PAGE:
I am an All Around player-Modern defender although I can play any style. At my best, I was an “A” player between 1900-2000 (on the rise when my father unexpectedly passed away which put table tennis on hold for many years). I started out using inverted on both sides, but switched to pips out on my backhand to help me return spinney serves and slow loops. I have used Feint 1.5, Phantom 009, Yasaka A1 pips out 2.2, Stiga Radical 2.0, Friendship 802 2.0, Friendship 802-40 1.8, Friendship 563 1.5, Friendship 837 1.0. I use inverted on my forehand, and like Juic 999 elite (red). I definitely will attack weak balls to my backhand with any rubber I am using at the moment. I twiddle often, and want a rubber different from my extremely spinney inverted loops (and chops).
Feint Long 3 (1.3mm black)
I am using the Feint Long 3 (1.3 mm black) on a new Giant Dragon Kris combination blade (OFF/DEF) on the defensive side, my backhand usually. I have a small problem getting the side to stay tacked down and I am touching it up for about a week until it is totally tacked down.
Before I ever take a new blade to the table I do a “personal” spin test. I simply hit the ball up into the air and then chop it and read how much spin is on the ball. Frankly, very frankly, the spin of the Feint Long 3 against a stopped ball is amazing. The only pip I have ever seen to put so very much spin on a stopped ball is Stiga Radical-wow!
The pips themselves are very soft and mushy, but wow how this thing chops! It is my feeling that there will be very little knuckleball effect, but amazing spin reversal IF a stroke is used. This does not seem like it will play like a passive blocking rubber. If you brush the ball, it will impart spin. Hitting straight through the ball seems like it might give a very “funny” ball since the pips will “crush.’ If one rolls over the ball a very good top spin might be created.
To the table
The Feint Long 3 on the defensive side is really a joy to play with. Fast top spin serves are chopped with a large amount of back spin if I really rotate under the ball gliding the ball along the pips, or I can choose to crush the ball into the pips and create a sort of dead ball push. On a very heavily spun push or chop, the ball will still sit up if I rotate under the ball, but if I sort of push it with a push motion but open paddle, it creates a sort of topspin push. This can be very effective. Light under spin can be pushed back with light under spin.
A favorite ploy of opponents of long pips is to use a lot of deep no spin serves. I find that the ability of Feint Long 3 to create spin against a stopped ball results in me being able to attack no spin serves successfully if I read the ball right. Pushing under a no spin serve by gliding along the pips creates a pretty heavy backspin while crushing the ball into the pips gives a weird phantom type ball with little or wobbly spin. This ball can also be top spin’d successfully, but I personally would rather wait until my opponent pushes some back spin to the long pips and attack that shot.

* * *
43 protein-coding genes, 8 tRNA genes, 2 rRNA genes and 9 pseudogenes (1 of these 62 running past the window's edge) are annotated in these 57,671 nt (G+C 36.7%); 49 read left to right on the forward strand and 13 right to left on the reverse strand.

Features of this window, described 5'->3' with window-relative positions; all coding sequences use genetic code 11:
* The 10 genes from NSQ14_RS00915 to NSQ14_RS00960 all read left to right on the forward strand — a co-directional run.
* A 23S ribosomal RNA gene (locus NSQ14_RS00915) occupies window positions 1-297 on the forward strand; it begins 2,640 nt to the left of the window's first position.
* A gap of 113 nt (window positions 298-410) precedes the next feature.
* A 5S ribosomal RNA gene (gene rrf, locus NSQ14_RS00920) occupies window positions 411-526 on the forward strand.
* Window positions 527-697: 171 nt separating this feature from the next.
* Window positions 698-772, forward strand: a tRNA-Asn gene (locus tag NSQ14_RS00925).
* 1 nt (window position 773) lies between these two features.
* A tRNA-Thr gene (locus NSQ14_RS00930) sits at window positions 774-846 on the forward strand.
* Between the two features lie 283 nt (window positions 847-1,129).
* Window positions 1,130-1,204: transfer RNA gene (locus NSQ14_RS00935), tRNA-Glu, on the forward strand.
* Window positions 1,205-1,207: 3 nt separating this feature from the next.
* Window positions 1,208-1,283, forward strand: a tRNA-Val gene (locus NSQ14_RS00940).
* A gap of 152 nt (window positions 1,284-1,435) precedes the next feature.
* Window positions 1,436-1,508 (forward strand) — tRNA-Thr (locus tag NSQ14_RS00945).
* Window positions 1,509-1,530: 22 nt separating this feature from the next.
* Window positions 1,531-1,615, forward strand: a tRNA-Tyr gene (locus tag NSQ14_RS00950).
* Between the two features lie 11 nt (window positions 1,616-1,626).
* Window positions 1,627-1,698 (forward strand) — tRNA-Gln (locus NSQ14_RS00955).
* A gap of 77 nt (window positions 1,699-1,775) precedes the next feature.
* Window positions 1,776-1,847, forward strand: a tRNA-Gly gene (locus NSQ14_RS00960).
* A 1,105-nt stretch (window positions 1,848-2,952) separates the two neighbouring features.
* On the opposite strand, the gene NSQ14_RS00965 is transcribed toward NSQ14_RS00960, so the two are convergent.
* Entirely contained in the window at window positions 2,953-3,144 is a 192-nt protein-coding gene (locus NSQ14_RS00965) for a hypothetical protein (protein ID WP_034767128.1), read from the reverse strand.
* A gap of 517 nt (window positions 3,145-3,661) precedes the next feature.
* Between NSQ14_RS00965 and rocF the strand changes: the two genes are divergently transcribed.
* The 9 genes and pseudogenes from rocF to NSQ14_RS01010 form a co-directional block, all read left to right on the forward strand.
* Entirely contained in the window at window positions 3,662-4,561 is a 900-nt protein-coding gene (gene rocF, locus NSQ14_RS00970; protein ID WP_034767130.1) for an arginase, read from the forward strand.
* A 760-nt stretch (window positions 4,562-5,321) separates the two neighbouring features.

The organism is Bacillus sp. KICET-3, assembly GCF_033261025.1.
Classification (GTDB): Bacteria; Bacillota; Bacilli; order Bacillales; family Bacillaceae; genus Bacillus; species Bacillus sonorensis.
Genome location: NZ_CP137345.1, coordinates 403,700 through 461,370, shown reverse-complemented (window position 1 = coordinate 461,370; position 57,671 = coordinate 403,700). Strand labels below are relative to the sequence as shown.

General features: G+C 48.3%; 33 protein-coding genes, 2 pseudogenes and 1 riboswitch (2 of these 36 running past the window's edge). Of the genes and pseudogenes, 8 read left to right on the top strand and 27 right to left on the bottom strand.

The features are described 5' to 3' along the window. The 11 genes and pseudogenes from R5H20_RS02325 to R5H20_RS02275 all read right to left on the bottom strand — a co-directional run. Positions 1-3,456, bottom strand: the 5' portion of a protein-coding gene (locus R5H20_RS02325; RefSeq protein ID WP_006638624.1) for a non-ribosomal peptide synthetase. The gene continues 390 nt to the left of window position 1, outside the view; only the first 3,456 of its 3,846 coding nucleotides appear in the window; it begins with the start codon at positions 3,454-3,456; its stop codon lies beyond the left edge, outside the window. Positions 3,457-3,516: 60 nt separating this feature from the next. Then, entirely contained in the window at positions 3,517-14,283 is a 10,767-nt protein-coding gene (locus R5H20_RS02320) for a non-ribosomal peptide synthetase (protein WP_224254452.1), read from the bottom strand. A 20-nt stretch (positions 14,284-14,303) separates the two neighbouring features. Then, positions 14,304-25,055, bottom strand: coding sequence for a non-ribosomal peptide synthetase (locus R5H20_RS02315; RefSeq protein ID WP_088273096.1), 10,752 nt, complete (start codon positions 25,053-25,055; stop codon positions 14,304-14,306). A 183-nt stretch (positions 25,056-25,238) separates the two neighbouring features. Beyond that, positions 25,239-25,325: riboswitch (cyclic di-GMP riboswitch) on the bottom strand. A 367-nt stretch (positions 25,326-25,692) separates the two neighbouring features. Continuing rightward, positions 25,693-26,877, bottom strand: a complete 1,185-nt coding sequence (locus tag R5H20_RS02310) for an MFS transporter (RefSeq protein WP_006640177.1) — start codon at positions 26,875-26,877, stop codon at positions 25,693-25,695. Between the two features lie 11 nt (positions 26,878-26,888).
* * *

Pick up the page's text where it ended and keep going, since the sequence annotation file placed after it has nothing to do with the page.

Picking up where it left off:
One reservation I had about Feint Long 3 was I was afraid that my backhand flick would not be effective (A flick in my part of the world is an abbreviated smash with a lot of wrist). Well, the flick is in good order. When my opponent gives me a high push, I can flick this away very well. Since the defensive side of the Kris is so slow, not too many are out right winners (but every ball so far has sunk into the bottom of the net). I am also able to get a good hard punch block with the Feint Long 3. Because the pips crush so easily, it is a very weird ball. Again not many of these came back most just sank into the bottom of the net. Control from the slow side of the Kris is very good maybe even outstanding.
Fading of the table and chopping is where this rubber really shines. The more my opponent spins into the long pips; the more under spin he must successfully lift over the net. Adding a little side spin on the chop bothers my opponent even more. I must be alert and ready to come in and pick hit with the long pips on any drop shot or short push.
My feeling is that players coming from an inverted or active background will like Feint Long 3 much better than players coming from a passive blocking background. The pips seem too soft to reverse the spin when a passive block in used. I am also using the maximum sponge (1.3 mm); again not what a passive blocker would want for spin reversal or weird ball effects. (I am also using this on a heavy slow side of a combo blade built for modern defense away from the table-think Panagiotis Gionis or Ruwen Filas as example players).
For a person who is looking to chop at all depths, this rubber is a big winner. The only competition for Feint Long 3 as far as spin variation and severe topspin reversal from a chop stroke is TSP Curl P-1 (or maybe the other Butterfly Feint products). For a passive, at the table blocker, there are better products.
Blade: Giant Dragon Kris: FH: Friengship 729 Judo (red) 2.0 BH: Feint Long 3 (black) 1.3
Blade: Alfa Pro : FH: Friendship Judo (red) 2.0 BH TSP Curl P-1r (black) 1.4